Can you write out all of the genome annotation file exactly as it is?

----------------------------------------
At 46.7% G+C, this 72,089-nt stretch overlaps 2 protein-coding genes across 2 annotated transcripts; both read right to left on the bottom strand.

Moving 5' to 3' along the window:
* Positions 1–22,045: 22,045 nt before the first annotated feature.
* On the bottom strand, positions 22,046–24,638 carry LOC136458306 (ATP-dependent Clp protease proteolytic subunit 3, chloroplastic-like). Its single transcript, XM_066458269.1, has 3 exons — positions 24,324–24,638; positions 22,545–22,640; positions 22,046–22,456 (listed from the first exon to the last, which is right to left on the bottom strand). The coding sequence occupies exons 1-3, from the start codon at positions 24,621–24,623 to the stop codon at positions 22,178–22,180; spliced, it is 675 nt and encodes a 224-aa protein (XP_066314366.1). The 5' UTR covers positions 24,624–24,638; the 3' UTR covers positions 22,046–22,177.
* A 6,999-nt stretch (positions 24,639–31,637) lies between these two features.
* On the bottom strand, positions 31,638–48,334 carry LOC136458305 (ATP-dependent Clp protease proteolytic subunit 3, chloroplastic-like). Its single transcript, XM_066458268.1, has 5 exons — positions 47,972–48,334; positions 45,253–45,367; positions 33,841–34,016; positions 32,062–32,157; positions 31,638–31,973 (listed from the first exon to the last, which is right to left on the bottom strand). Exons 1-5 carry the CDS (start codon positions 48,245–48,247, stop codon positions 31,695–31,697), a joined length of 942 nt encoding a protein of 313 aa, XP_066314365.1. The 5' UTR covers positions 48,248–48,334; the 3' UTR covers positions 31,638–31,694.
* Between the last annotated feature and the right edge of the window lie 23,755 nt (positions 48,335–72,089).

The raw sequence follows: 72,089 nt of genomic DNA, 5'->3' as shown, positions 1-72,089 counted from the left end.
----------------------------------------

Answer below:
At 46.7% G+C, this 72,089-nt stretch overlaps 2 protein-coding genes across 2 annotated transcripts; both read right to left on the bottom strand.

Moving 5' to 3' along the window:
* Positions 1–22,045: 22,045 nt before the first annotated feature.
* On the bottom strand, positions 22,046–24,638 carry LOC136458306 (ATP-dependent Clp protease proteolytic subunit 3, chloroplastic-like). Its single transcript, XM_066458269.1, has 3 exons — positions 24,324–24,638; positions 22,545–22,640; positions 22,046–22,456 (listed from the first exon to the last, which is right to left on the bottom strand). The coding sequence occupies exons 1-3, from the start codon at positions 24,621–24,623 to the stop codon at positions 22,178–22,180; spliced, it is 675 nt and encodes a 224-aa protein (XP_066314366.1). The 5' UTR covers positions 24,624–24,638; the 3' UTR covers positions 22,046–22,177.
* A 6,999-nt stretch (positions 24,639–31,637) lies between these two features.
* On the bottom strand, positions 31,638–48,334 carry LOC136458305 (ATP-dependent Clp protease proteolytic subunit 3, chloroplastic-like). Its single transcript, XM_066458268.1, has 5 exons — positions 47,972–48,334; positions 45,253–45,367; positions 33,841–34,016; positions 32,062–32,157; positions 31,638–31,973 (listed from the first exon to the last, which is right to left on the bottom strand). Exons 1-5 carry the CDS (start codon positions 48,245–48,247, stop codon positions 31,695–31,697), a joined length of 942 nt encoding a protein of 313 aa, XP_066314365.1. The 5' UTR covers positions 48,248–48,334; the 3' UTR covers positions 31,638–31,694.
* Between the last annotated feature and the right edge of the window lie 23,755 nt (positions 48,335–72,089).

The raw sequence follows: 72,089 nt of genomic DNA, 5'->3' as shown, positions 1-72,089 counted from the left end.